Belfast Telegraph

Suzanne Breen: Public suffocation of diverse voices is unhealthy

By Suzanne Breen

Claims that the DUP fines its politicians if they speak to the media without permission are deeply disturbing on so many fronts.

The party leadership argues that it operates under a constitution and code of conduct that is well known by its elected representatives before they join up.

But the crux of the matter is whether the DUP wants automatons or individuals, flesh-and-blood political representatives or puppets on a string.

All parties need to ensure discipline or they will disintegrate.

The DUP doesn't wish to repeat the Ulster Unionists' mistakes. But fining your representatives goes way beyond trying to ensure they're all singing off the same hymn-sheet. As TUV leader Jim Allister remarked "this is Northern Ireland, not North Korea".

DUP MLA Jim Wells said the fining system had been in place for 20 years. It's extraordinary that it has remained secret until now and proves the power that the iron fist wielded.

The whistleblower who spoke to the BBC has shone a light into the dark corners that their party would prefer remained in the shadows. Although Sinn Fein exercises stringent control of its representatives, no other political party here operates the DUP's system of fines and the revelation will surely raise eyebrows at Westminster. The former chairman of the Committee on Standards in Public Life, Sir Alastair Graham, described the situation as "quite unacceptable". It was authoritarian, draconian and anti-democratic, he said.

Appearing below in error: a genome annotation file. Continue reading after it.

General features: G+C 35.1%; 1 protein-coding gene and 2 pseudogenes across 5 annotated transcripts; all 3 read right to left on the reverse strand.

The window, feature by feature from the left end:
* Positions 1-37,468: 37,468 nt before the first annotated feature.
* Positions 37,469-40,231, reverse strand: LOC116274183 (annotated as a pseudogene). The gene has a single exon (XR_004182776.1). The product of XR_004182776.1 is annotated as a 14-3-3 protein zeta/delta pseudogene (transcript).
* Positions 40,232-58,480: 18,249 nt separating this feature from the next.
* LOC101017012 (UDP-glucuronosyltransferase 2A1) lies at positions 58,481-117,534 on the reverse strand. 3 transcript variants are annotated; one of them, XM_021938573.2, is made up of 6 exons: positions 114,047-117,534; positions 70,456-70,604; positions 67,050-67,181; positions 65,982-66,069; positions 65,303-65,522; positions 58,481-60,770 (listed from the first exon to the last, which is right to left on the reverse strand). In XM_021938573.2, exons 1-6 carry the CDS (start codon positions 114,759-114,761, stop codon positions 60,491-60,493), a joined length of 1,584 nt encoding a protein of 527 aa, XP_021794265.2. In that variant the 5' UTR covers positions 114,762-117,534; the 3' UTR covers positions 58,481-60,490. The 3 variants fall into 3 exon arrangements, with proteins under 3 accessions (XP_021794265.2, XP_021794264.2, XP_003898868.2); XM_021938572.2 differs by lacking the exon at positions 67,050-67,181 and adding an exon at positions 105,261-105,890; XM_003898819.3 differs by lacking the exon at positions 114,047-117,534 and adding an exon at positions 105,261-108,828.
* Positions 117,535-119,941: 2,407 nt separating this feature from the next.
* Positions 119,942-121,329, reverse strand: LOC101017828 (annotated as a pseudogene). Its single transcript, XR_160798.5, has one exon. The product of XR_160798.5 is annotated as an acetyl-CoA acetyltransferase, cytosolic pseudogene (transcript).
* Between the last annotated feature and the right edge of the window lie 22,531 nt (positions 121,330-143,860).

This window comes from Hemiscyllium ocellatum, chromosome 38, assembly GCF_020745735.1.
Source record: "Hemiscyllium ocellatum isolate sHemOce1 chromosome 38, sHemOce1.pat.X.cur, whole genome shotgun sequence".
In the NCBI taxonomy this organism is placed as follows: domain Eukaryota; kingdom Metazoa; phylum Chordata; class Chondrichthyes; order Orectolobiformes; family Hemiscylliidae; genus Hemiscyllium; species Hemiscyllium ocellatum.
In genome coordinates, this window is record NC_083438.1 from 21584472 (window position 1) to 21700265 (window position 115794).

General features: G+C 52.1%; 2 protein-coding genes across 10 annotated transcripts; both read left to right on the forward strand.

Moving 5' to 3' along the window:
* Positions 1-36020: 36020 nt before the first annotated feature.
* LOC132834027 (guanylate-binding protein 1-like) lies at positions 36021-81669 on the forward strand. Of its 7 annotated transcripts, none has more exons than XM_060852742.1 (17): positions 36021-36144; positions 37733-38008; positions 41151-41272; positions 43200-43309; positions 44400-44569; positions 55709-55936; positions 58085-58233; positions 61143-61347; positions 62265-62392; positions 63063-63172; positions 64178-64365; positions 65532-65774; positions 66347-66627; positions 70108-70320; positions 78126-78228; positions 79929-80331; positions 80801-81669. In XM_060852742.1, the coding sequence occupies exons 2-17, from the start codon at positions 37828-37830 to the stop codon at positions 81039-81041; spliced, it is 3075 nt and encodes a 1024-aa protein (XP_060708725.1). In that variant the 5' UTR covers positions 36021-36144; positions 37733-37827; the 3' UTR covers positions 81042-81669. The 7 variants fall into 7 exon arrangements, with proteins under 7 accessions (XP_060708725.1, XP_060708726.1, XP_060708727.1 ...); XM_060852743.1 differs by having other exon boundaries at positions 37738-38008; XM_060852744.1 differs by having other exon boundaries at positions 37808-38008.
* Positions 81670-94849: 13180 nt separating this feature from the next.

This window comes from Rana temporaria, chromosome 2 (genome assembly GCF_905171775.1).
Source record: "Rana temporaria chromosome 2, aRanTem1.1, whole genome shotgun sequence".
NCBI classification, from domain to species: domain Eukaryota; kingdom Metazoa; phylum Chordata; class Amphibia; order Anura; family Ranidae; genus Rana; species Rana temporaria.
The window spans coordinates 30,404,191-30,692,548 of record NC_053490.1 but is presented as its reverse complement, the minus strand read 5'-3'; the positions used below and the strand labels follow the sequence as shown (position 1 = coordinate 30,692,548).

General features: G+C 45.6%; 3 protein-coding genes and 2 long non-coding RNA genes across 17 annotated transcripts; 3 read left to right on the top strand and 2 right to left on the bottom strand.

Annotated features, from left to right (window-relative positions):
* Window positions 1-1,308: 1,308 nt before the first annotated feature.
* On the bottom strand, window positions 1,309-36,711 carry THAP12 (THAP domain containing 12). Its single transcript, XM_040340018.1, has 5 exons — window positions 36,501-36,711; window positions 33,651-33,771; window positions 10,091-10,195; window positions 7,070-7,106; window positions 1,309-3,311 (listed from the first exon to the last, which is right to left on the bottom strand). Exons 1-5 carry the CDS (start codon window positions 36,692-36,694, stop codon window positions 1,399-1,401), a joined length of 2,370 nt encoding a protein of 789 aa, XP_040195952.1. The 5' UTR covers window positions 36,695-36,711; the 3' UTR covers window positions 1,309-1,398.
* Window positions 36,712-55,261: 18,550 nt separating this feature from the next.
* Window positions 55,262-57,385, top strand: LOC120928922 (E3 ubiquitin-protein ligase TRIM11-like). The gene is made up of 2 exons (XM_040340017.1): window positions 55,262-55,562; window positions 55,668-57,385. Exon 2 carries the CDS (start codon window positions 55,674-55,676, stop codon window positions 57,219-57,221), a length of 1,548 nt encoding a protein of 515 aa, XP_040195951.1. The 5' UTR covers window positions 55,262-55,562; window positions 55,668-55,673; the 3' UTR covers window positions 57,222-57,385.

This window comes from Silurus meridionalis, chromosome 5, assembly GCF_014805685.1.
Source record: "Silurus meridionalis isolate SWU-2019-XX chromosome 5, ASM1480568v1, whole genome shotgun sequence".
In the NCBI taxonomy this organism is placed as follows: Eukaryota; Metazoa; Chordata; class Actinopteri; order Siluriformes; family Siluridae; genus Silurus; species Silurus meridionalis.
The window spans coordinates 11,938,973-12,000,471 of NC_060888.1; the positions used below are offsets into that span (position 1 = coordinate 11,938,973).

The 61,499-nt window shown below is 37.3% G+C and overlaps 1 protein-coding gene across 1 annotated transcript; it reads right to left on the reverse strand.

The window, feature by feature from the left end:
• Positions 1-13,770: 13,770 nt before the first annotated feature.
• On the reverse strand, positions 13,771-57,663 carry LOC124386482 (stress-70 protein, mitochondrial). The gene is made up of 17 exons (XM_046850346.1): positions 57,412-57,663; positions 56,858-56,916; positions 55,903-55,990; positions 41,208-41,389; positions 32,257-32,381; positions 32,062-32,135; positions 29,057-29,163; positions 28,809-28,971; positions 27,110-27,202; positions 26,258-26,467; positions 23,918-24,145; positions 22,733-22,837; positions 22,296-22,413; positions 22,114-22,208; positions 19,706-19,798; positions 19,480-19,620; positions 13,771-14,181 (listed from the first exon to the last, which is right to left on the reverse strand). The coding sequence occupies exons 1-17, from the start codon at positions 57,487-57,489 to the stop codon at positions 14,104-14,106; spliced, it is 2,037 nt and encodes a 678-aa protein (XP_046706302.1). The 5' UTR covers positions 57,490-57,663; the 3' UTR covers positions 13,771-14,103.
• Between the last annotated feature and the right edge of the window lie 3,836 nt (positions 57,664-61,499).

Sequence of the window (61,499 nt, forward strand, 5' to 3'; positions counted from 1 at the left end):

Introducing a financial penalty leaves a very bad smell in the air and gives the appearance of money being the DUP's driving force.

It also smacks of inequality. Fines reportedly start at £100 but can increase to as much as £1,000 for repeat offenders. While MPs may have deep pockets, the same can't be said for councillors who would seriously struggle to stump up such cash. So censorship will be more powerful for poorer representatives.

While most political parties on these islands set their policies at annual conference, control in the DUP lies with a smaller circle of individuals - the party executive and officers. The cut and thrust of debate that you would find at a Tory or Labour conference is absent.

The public suffocation of diverse voices is fundamentally unhealthy in the long-term. The fine system suggests that it is fear, not faith, which the top brass use to maintain control at times. The DUP trades on being a party of the people. But most ordinary folk will instinctively know that this level of domination is a step too far.

Belfast Telegraph

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